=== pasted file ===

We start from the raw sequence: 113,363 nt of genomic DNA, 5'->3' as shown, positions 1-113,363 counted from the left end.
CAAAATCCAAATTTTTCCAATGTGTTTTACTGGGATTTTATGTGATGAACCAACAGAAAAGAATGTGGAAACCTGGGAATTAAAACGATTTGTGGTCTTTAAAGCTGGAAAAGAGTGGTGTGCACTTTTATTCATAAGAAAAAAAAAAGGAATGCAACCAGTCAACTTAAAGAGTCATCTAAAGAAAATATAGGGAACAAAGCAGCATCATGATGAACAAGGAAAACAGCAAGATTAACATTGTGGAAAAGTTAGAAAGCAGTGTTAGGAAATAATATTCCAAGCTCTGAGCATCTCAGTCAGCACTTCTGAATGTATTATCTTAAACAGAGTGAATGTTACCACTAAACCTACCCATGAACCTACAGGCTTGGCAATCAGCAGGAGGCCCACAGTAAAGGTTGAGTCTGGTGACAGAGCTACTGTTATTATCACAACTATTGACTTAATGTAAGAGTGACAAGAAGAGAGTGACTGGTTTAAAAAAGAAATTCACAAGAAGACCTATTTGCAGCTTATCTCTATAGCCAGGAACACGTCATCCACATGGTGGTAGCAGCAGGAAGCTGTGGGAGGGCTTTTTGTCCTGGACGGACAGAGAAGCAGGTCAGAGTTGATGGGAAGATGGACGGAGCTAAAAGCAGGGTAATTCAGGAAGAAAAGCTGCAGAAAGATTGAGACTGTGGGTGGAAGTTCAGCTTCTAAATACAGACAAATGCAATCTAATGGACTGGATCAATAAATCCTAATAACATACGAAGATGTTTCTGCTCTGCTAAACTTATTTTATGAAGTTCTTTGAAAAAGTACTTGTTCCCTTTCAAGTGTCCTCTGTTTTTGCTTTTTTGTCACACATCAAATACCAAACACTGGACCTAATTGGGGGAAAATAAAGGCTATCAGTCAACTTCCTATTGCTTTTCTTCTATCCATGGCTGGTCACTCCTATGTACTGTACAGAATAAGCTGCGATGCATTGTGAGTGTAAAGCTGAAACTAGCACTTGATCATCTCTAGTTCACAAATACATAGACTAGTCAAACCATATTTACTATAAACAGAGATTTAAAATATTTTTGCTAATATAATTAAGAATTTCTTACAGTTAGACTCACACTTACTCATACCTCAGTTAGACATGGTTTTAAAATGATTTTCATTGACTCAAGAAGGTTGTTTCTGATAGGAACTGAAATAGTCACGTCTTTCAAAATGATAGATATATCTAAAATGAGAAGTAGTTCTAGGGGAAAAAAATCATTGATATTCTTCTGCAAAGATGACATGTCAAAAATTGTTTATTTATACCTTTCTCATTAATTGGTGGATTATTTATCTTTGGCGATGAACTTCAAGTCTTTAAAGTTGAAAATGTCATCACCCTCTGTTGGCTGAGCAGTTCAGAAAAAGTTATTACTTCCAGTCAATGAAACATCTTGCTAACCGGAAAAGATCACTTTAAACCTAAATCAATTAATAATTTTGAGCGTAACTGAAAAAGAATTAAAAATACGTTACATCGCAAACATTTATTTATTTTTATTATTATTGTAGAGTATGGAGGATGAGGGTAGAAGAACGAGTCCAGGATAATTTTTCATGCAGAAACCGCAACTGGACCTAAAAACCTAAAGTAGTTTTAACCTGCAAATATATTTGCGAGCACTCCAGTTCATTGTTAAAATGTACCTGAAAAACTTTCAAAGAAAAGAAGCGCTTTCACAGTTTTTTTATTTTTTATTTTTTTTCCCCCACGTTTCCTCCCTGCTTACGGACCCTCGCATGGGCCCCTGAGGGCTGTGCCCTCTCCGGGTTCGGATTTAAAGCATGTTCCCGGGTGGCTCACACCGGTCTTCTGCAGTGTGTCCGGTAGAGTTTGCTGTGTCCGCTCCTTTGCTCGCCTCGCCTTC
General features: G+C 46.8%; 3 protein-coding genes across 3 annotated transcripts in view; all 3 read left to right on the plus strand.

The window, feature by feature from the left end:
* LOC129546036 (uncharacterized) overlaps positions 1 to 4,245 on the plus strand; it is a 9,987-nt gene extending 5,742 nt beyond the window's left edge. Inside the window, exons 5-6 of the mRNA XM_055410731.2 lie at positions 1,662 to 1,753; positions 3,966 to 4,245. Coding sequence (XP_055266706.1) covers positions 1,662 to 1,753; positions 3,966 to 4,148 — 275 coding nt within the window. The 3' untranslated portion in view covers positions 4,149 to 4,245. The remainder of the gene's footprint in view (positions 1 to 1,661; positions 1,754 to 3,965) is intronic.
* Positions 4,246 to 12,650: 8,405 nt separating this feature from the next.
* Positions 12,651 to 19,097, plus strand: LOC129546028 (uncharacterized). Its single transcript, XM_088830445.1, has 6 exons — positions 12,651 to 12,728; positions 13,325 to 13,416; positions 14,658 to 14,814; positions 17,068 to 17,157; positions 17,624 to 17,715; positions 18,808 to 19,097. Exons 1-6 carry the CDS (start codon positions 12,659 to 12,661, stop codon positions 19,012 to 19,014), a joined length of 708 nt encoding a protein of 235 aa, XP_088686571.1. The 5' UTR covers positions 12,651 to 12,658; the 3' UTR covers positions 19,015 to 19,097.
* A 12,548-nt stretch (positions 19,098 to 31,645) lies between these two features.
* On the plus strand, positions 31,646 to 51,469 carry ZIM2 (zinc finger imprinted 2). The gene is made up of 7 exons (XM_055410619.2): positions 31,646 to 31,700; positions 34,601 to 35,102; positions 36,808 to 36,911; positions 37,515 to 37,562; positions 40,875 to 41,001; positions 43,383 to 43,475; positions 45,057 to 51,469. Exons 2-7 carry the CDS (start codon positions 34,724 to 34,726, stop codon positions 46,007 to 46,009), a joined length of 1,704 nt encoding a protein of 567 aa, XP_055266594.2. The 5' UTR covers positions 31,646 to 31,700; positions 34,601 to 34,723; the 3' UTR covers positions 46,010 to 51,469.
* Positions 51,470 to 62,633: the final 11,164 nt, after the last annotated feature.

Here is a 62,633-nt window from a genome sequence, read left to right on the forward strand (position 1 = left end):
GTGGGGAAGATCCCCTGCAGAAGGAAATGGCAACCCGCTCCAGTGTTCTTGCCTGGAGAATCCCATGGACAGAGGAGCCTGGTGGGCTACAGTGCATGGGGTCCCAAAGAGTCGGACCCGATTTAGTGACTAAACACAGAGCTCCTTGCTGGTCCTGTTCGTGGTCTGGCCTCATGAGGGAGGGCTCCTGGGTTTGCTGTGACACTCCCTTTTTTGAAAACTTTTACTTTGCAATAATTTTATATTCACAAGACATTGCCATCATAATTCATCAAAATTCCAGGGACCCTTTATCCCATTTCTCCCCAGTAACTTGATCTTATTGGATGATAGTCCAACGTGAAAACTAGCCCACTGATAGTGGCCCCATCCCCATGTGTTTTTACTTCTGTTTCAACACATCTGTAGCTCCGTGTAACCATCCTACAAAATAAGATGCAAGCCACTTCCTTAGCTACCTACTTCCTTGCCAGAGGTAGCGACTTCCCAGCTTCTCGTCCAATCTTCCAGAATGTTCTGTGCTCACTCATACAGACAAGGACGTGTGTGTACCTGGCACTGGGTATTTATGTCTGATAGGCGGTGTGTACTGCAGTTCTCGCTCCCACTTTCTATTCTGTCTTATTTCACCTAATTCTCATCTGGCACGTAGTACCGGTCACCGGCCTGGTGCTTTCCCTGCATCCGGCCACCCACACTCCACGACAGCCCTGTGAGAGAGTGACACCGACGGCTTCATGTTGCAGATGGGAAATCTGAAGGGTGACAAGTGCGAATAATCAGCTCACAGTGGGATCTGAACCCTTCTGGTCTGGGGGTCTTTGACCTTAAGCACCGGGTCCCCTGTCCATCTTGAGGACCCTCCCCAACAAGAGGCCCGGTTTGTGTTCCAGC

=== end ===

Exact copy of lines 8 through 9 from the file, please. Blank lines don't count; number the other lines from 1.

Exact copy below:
* A 12,548-nt stretch (positions 19,098 to 31,645) lies between these two features.
* On the plus strand, positions 31,646 to 51,469 carry ZIM2 (zinc finger imprinted 2). The gene is made up of 7 exons (XM_055410619.2): positions 31,646 to 31,700; positions 34,601 to 35,102; positions 36,808 to 36,911; positions 37,515 to 37,562; positions 40,875 to 41,001; positions 43,383 to 43,475; positions 45,057 to 51,469. Exons 2-7 carry the CDS (start codon positions 34,724 to 34,726, stop codon positions 46,007 to 46,009), a joined length of 1,704 nt encoding a protein of 567 aa, XP_055266594.2. The 5' UTR covers positions 31,646 to 31,700; positions 34,601 to 34,723; the 3' UTR covers positions 46,010 to 51,469.